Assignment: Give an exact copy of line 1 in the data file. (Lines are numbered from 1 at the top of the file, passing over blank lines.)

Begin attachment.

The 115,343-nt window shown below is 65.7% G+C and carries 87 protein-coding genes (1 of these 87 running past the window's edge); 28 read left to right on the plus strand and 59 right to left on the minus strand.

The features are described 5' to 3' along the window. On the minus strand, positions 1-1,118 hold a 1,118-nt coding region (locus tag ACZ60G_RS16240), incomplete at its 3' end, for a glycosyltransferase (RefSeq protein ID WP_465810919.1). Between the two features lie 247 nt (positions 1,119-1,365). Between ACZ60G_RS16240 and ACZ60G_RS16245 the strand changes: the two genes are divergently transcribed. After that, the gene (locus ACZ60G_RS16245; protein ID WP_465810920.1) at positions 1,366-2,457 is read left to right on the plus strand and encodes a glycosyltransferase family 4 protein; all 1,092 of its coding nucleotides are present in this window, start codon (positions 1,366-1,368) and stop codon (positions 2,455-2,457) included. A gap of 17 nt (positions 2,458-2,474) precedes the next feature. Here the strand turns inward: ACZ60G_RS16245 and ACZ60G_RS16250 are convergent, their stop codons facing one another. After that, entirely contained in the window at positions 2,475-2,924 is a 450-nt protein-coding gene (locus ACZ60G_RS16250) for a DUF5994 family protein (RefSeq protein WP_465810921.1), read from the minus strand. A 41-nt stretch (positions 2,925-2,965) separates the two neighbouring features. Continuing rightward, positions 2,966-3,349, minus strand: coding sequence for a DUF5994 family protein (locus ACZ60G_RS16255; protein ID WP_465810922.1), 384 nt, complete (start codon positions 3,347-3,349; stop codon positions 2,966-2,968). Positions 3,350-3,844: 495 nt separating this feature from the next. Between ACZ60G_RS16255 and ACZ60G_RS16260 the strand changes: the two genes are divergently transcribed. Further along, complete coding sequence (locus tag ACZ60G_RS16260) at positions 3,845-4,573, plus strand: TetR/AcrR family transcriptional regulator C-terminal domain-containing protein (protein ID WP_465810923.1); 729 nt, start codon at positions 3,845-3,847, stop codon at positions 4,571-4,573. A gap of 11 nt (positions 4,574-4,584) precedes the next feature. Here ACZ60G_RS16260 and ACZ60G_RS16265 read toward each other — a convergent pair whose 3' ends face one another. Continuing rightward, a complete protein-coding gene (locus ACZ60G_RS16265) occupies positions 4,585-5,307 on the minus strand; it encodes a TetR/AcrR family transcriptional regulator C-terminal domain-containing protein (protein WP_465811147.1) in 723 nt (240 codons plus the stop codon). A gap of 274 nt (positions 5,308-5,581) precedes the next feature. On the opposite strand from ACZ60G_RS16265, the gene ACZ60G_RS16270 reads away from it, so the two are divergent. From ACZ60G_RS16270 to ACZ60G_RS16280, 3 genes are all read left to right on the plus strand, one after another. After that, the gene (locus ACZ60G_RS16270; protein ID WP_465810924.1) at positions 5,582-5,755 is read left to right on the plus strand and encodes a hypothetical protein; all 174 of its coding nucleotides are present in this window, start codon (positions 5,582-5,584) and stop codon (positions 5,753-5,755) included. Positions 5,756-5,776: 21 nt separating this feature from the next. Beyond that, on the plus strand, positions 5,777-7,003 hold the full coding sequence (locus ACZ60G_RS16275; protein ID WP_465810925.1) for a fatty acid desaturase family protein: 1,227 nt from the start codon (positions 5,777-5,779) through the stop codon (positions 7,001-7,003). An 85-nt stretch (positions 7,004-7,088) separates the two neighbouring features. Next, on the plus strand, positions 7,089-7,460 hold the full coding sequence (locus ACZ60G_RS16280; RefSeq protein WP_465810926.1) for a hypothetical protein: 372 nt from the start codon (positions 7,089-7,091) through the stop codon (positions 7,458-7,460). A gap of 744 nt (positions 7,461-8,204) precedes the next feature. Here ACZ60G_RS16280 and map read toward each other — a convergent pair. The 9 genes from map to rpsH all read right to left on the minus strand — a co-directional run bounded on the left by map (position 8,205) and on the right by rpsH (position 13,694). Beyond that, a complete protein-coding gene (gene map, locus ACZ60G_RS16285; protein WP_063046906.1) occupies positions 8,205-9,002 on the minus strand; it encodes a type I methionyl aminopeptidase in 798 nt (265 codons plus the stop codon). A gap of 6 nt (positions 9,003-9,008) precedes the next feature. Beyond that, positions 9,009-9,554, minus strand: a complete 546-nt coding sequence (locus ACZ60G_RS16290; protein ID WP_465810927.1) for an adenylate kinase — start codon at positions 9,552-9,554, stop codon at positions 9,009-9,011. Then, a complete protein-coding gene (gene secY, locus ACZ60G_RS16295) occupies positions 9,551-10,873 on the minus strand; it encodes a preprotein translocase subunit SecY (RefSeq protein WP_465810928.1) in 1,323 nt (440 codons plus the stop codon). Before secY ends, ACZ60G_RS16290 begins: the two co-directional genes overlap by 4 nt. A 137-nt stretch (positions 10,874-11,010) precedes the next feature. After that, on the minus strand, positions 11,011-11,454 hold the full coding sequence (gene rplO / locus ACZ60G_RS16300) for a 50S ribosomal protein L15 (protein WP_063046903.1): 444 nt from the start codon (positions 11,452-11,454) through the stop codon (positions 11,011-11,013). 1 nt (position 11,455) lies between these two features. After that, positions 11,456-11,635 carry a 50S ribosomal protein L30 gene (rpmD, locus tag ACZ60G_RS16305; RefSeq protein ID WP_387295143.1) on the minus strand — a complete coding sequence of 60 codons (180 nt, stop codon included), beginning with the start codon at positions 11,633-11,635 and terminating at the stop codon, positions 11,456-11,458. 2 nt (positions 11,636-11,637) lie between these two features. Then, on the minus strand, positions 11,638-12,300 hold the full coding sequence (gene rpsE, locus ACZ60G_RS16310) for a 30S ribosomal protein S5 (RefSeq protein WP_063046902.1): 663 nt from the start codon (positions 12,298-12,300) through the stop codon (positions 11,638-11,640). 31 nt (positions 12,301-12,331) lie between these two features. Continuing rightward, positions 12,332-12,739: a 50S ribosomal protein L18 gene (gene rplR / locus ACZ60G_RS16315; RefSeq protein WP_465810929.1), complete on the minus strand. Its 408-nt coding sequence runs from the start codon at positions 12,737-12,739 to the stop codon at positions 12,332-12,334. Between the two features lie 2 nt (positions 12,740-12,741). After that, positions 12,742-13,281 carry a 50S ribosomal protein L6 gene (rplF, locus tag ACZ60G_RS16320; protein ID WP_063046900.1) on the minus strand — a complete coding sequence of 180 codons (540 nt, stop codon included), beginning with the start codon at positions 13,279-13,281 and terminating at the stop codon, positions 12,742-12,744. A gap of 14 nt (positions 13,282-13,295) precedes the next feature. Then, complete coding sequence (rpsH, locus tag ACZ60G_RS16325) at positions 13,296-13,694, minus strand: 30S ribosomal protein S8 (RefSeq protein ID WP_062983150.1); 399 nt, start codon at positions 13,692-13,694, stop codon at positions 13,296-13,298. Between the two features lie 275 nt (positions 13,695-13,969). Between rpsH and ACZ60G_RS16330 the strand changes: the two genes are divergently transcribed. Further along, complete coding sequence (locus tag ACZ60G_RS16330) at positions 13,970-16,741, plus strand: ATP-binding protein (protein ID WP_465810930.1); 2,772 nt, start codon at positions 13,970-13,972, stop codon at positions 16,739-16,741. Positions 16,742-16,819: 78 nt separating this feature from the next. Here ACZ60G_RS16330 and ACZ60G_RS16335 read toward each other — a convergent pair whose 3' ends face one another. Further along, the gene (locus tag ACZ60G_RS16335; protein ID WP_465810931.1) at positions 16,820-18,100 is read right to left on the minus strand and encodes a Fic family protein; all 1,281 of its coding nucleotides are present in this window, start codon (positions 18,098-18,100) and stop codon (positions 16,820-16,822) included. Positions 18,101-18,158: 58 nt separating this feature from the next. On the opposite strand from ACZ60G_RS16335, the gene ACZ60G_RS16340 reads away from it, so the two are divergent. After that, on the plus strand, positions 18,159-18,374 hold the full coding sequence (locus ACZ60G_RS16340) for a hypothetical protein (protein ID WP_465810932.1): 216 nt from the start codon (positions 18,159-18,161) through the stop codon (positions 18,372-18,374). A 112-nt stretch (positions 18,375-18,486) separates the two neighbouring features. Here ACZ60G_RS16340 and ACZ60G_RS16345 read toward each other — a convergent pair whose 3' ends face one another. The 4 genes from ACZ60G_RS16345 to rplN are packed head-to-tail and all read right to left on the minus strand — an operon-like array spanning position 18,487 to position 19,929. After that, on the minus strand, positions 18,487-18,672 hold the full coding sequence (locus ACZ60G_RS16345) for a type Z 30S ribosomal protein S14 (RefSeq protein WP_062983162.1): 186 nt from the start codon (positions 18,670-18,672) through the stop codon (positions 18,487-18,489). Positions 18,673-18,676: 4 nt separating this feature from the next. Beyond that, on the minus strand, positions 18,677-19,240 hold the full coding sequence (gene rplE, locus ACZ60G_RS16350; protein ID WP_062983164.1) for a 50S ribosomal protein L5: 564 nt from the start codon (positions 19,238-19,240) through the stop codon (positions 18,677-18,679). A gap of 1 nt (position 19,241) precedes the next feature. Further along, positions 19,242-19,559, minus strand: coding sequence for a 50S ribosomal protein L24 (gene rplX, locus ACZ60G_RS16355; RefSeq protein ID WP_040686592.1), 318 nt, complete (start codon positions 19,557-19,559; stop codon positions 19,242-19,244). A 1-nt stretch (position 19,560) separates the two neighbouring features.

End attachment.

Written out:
The 115,343-nt window shown below is 65.7% G+C and carries 87 protein-coding genes (1 of these 87 running past the window's edge); 28 read left to right on the plus strand and 59 right to left on the minus strand.